In this book his writing style seems to wander around temporarily, he frequently repeats actual phrases and themes, he copied text directly from other sources without giving credit, and his rhetoric was often nonsense making for difficult read and an incoherent story. Not a narrative, per se, but a number of meditations loosely tied to each day of the week. May 16, Edward rated it really liked it. This account of a trip he and his older brother took in l when he was 22 is even lacking in chronology as much of an organizing principle.
They built a boat, drifted down the Concord River to its confluence with the Merrimack River , oared up the Merrimack through frequent locks to its source, and then returned home, this time often putting up sails as they went down the Merrimack and up the Concord to where they began. Along the way, Thoreau of course describes the rivers, their traffic, who they meet and what they observe along their banks, but at any moment Thoreau is apt to engage in long riffs on whatever subject interests him with no apparent connection with his surroundings.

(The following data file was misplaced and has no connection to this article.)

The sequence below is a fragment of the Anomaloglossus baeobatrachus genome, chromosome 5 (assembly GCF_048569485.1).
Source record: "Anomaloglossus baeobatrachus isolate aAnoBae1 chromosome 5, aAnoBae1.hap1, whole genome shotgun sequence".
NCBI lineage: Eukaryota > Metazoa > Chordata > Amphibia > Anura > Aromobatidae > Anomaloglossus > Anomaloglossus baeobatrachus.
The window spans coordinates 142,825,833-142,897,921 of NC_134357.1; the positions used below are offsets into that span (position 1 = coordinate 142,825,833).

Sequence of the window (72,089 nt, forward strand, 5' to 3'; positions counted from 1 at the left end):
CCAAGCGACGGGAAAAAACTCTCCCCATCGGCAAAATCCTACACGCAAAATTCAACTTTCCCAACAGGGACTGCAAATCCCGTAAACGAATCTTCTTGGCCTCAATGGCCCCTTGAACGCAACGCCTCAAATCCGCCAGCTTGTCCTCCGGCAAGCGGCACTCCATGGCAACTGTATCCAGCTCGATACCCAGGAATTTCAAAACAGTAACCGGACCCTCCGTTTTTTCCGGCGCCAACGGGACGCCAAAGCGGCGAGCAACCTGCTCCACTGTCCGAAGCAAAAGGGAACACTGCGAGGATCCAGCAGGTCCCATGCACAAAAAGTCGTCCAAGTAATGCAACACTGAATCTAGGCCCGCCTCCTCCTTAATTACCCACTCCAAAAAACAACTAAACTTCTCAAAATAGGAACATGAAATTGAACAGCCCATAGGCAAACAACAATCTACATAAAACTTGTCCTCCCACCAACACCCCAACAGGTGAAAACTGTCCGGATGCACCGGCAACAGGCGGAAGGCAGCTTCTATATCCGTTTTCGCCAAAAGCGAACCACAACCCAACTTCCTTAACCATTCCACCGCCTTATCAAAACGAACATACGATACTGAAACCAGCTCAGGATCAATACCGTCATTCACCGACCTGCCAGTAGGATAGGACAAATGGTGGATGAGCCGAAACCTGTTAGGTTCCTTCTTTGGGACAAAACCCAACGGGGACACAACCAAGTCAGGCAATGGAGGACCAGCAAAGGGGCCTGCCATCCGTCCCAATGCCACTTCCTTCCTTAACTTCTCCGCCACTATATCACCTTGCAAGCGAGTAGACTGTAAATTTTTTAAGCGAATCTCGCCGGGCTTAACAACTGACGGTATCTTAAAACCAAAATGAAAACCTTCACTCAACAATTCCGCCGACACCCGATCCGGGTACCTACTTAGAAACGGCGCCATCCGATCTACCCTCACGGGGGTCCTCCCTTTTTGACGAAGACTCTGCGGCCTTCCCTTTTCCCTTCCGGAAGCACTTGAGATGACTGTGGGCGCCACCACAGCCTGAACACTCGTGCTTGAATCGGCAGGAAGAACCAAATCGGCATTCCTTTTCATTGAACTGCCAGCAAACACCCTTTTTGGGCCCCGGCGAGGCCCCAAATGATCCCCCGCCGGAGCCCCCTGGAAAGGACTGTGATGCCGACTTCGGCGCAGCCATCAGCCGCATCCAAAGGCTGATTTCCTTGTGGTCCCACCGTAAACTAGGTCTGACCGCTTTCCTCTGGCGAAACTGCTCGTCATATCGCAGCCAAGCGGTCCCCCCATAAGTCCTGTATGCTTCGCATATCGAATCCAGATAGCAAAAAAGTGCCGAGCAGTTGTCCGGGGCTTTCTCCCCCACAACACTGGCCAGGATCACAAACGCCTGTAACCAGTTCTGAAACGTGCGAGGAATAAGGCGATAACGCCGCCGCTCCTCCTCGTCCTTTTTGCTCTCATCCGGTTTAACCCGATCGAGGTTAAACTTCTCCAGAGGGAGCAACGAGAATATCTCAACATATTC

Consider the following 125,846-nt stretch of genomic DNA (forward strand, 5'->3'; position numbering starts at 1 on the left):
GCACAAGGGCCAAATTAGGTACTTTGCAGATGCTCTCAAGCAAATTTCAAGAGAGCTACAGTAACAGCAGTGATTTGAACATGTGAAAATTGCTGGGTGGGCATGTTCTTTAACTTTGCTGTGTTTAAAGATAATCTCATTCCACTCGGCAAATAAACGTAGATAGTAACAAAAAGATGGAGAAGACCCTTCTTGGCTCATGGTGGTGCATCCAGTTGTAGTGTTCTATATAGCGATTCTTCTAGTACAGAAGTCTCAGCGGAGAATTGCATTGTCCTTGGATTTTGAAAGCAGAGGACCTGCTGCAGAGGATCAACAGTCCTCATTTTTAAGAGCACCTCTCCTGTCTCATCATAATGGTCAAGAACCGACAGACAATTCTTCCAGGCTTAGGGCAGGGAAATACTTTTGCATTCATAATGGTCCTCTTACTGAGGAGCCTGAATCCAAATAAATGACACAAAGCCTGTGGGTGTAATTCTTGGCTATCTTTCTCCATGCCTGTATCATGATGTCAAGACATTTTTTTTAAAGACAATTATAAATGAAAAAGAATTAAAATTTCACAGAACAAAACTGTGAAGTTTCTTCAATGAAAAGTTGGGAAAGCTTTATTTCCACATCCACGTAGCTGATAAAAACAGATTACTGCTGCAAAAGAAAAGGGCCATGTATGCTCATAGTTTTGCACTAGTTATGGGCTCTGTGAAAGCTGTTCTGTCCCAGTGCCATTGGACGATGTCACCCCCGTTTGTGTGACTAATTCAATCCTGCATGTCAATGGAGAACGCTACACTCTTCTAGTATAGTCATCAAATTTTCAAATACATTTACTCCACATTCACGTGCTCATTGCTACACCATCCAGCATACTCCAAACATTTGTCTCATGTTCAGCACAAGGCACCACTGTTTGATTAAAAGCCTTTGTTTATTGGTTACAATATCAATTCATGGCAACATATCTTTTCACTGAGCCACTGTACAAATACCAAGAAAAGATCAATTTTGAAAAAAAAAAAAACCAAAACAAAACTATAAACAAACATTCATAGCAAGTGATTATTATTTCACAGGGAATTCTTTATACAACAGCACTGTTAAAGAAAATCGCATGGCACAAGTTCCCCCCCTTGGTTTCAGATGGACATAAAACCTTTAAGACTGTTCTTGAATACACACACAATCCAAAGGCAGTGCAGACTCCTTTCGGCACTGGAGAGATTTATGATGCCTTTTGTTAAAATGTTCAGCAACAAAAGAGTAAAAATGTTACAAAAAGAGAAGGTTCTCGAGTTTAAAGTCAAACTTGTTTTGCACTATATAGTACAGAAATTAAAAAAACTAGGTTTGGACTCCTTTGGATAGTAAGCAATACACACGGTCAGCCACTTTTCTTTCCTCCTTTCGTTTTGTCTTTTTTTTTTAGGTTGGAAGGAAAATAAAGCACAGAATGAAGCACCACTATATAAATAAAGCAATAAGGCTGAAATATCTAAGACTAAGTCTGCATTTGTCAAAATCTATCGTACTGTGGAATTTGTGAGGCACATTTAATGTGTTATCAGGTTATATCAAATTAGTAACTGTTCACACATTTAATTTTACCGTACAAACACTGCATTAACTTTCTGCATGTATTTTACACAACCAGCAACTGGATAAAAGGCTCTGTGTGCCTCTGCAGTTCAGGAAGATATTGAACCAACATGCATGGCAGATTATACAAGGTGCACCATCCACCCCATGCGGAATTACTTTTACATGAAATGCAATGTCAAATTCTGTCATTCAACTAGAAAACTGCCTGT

He recounts the wilderness, years before his time, full of hostile Indians, and of course reading the book years after Thoreau, the changes would be similarly unrecognizable. I cut another furrow than you see.
A Week on the Concord and Merrimack Rivers by Henry David Thoreau
It is a clear sky. A man is wise, then, if he can appreciate the beauty and order of nature. We are comparatively deaf and dumb and blind without smell or taste or feeling. Apr 28, Joy Barr rated it it was ok Shelves: On pages , Thoreau hears dog barks while he is so far out in the middle of nowhere. He considers this "more impressive than any music," which is very surprising to me because this is certainly a marker of man. In the wilderness, Thoreau is interested in humans, not just nature. Is Thoreau conside Some questions: Is Thoreau considering "animals" as nature?